Title:
Method and system for secure key rotation
United States Patent 9953317


Abstract:
This invention discloses a novel system for securing and using payment token data in a system for processing electronic payment transactions that does not require down-time for rekeying encryption keys when the keys are rotated.



Inventors:
Abou-nasr, Yasser (Chino Hills, CA, US)
Boland, Michael (Souderton, CA, US)
Application Number:
13/798832
Publication Date:
04/24/2018
Filing Date:
03/13/2013
Assignee:
Shopkeep.com., Inc. (New York, NY, US)
International Classes:
G06Q20/34; G06Q20/38
Field of Search:
705/71
View Patent Images:
US Patent References:
9002018Encryption key exchange system and method2015-04-07Wilkins380/281
20140229737FEDERATED KEY MANAGEMENT2014-08-14Roth713/176
8646685Device for allocating a payment authorization request to a payment processor2014-02-11Bishop235/379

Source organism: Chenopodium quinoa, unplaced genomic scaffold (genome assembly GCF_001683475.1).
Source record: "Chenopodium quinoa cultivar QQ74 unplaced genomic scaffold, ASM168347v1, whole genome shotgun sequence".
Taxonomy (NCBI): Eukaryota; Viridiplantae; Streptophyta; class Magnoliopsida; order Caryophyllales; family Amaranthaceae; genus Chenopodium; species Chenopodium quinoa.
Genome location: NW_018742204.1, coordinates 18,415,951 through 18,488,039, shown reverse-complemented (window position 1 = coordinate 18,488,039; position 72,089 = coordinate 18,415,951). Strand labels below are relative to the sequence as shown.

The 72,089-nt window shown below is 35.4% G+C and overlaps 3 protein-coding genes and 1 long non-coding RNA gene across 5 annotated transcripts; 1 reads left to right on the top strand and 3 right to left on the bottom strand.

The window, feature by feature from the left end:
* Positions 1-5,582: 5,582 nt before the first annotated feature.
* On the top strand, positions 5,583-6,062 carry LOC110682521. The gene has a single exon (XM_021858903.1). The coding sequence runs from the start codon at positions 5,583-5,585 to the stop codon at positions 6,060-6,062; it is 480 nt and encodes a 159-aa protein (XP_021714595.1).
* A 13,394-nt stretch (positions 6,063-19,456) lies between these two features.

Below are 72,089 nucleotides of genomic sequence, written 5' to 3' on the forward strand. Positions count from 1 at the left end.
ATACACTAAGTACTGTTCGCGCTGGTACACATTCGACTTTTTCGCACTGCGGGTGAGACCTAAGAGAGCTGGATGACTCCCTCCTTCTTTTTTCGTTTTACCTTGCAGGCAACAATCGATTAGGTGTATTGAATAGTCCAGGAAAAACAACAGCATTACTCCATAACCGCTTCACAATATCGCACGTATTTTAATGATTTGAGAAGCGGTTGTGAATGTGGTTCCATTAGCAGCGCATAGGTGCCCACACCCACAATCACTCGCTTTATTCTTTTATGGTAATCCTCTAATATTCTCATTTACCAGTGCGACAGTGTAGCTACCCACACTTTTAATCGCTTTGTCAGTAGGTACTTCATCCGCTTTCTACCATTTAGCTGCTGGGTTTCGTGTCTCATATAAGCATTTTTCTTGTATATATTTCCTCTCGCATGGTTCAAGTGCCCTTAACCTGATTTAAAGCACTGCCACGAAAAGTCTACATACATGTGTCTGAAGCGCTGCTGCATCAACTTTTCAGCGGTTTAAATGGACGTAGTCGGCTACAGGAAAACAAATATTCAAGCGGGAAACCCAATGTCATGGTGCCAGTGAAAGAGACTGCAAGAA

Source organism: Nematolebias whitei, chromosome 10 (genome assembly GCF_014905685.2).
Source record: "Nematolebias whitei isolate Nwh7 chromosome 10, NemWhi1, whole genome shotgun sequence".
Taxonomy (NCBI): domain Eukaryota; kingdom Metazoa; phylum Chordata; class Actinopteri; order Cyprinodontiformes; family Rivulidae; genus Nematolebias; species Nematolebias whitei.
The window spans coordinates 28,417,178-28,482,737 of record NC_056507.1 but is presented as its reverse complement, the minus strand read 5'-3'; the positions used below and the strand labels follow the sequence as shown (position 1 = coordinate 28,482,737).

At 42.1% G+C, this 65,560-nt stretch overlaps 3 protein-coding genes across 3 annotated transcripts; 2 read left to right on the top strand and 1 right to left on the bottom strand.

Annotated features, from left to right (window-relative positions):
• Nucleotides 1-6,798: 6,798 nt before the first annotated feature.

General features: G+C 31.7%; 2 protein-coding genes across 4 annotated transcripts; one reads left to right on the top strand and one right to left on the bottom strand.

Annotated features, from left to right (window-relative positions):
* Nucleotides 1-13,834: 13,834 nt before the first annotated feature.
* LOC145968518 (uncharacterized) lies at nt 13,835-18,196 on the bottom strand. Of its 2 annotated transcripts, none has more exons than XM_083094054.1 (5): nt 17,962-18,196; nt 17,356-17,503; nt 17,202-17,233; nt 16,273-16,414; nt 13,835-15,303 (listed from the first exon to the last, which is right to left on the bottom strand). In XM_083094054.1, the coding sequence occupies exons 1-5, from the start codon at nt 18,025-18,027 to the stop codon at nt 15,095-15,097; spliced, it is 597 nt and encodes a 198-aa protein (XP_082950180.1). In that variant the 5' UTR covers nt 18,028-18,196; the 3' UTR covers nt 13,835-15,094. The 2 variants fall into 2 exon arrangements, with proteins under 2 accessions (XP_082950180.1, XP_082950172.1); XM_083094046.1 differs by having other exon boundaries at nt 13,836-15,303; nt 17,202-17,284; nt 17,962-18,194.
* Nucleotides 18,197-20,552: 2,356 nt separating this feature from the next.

D690721Portion of a display screen with graphical user interface2013-10-01Tee et al.
D689086Computer screen display and portion of a computer screen display with a graphical user interface2013-09-03Philopoulos
8504844System, method, and computer-readable medium for cryptographic key rotation in a database system2013-08-06Browning713/189
D682855Display screen with graphical user interface for a fire fighting bucket controller2013-05-21Iden
D678306Computer screen display and portion of a computer screen display with a graphical user interface2013-03-19Philopoulos
D673165Display screen with graphical user interface2012-12-25Ospina Gonzalez
8321925Distributed encryption key management2012-11-27Durgin713/172
D667838Patient monitoring device with graphical user interface2012-09-25Magee et al.
8245037Encryption key management2012-08-14Durgin380/286
20120160912MOBILE PHONE ATM PROCESSING METHODS AND SYSTEMS2012-06-28Laracey
8195656Social network search2012-06-05Grasset
D657368Patient monitoring device with graphical user interface2012-04-10Magee et al.
D656946Anesthesia machine with user interface2012-04-03Judy et al.